This is our first project together. When we embarked on this journey, we didn’t have a specific outcome in mind. We were planning our first trip away and Ilona voiced her interest in doing a road trip where we hugged the Eastern coastline and visited some of the fire-affected towns. I happily jumped on board. It’s a unique project for both of us because nothing could quite prepare us for what we witnessed. We hadn’t worked together before but really wanted to, and after many conversations about how the trip impacted us, it made complete sense that we should share our experience.
We’re both incredibly grateful for the privilege of living in Australia and are always searching for new ways to understand and experience the land. We have both grown fond of this beautiful, rugged landscape. Ilona and I have spent a lot of time outdoors hiking in nature. It’s nice to earn a view with a long walk in the bush. It’s hard to ignore the fact that we are all somehow involved in contributing to the traumas of climate change. As artists, we felt it was the least we could do to shed a little light on this gigantic global issue, so we just took our proverbial paintbrushes and started painting.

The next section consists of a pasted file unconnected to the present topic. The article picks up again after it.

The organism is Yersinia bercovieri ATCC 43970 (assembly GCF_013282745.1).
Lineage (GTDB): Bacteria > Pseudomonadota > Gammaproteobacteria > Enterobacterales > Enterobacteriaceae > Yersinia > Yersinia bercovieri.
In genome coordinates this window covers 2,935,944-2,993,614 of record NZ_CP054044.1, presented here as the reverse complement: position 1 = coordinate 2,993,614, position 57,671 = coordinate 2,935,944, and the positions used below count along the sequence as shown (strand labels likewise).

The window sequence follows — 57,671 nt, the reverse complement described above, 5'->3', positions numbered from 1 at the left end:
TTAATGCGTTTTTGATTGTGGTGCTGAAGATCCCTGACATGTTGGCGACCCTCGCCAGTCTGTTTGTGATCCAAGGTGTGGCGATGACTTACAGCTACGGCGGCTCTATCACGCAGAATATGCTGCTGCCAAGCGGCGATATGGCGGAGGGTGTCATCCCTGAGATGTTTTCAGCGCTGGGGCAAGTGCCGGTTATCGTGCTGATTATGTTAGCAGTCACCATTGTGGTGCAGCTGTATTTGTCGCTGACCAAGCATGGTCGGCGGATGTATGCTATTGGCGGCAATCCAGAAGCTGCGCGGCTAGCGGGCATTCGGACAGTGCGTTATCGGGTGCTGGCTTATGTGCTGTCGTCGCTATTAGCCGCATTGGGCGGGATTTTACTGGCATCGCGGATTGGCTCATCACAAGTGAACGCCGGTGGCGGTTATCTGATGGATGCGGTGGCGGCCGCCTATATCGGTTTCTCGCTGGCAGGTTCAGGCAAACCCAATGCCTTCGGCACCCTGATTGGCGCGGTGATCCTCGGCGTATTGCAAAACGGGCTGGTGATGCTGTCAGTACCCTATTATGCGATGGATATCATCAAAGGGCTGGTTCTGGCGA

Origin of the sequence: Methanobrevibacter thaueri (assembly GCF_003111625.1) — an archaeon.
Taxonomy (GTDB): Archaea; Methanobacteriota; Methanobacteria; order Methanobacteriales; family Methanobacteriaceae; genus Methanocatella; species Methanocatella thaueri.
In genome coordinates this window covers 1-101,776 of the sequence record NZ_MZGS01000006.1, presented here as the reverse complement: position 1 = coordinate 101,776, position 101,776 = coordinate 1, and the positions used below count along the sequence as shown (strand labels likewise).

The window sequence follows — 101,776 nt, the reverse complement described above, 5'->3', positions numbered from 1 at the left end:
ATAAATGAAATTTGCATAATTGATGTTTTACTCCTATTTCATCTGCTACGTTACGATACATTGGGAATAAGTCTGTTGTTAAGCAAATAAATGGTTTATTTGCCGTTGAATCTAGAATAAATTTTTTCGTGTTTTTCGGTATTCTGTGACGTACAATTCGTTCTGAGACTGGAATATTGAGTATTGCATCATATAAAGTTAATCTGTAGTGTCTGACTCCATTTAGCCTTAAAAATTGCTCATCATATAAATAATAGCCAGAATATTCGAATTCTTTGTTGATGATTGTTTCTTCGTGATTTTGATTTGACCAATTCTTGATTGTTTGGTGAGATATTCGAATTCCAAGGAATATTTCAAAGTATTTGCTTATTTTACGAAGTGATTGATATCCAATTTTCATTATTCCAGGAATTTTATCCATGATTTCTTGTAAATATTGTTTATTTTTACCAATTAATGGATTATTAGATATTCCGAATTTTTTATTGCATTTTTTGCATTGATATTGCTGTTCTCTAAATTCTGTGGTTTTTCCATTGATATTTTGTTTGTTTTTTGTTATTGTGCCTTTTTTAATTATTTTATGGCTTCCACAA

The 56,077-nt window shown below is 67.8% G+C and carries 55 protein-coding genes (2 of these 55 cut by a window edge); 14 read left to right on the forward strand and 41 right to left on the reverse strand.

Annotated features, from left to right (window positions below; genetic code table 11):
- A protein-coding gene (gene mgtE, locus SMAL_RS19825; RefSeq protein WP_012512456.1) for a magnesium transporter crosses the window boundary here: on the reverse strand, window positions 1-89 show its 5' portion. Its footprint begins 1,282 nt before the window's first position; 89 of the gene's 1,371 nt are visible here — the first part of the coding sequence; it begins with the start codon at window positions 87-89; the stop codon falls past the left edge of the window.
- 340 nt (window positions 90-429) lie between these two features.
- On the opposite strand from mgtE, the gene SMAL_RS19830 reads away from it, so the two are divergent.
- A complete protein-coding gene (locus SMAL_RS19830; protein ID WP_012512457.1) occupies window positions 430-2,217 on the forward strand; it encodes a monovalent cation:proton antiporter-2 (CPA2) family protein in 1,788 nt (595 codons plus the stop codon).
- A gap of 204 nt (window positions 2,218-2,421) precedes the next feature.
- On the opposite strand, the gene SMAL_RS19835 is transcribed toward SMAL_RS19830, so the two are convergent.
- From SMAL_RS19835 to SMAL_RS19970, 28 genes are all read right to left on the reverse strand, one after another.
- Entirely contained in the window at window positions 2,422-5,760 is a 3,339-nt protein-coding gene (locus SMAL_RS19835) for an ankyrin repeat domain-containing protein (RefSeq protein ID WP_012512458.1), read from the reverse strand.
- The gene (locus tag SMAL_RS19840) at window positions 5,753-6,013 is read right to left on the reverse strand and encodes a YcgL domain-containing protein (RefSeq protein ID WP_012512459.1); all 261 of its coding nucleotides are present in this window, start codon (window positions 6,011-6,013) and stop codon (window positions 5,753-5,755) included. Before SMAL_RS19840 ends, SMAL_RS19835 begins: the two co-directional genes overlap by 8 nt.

Australia burnt for way too long as the world witnessed the loss of one of the most bio-diverse areas on the planet. And you decided to embark on a journey to document what was happening. Why did you feel the need to do so?
Every summer, Australia is confronted with bushfires, but the devastation this year had a visceral effect on us. Living in urban Melbourne, we rarely get to experience the carnage first-hand but spending multiple days in thick smog drifting in from the north and seeing the sun turn blood red from the smoky particles turned our city into a hellish scene out of Dante’s Inferno. Even breathing in the city was a struggle.
The media coverage was overwhelming, and while it really brought the magnitude of the issue home, hearing that over a billion birds and animals lost their lives was conceptually unfathomable. It’s hard to imagine the weight of the situation.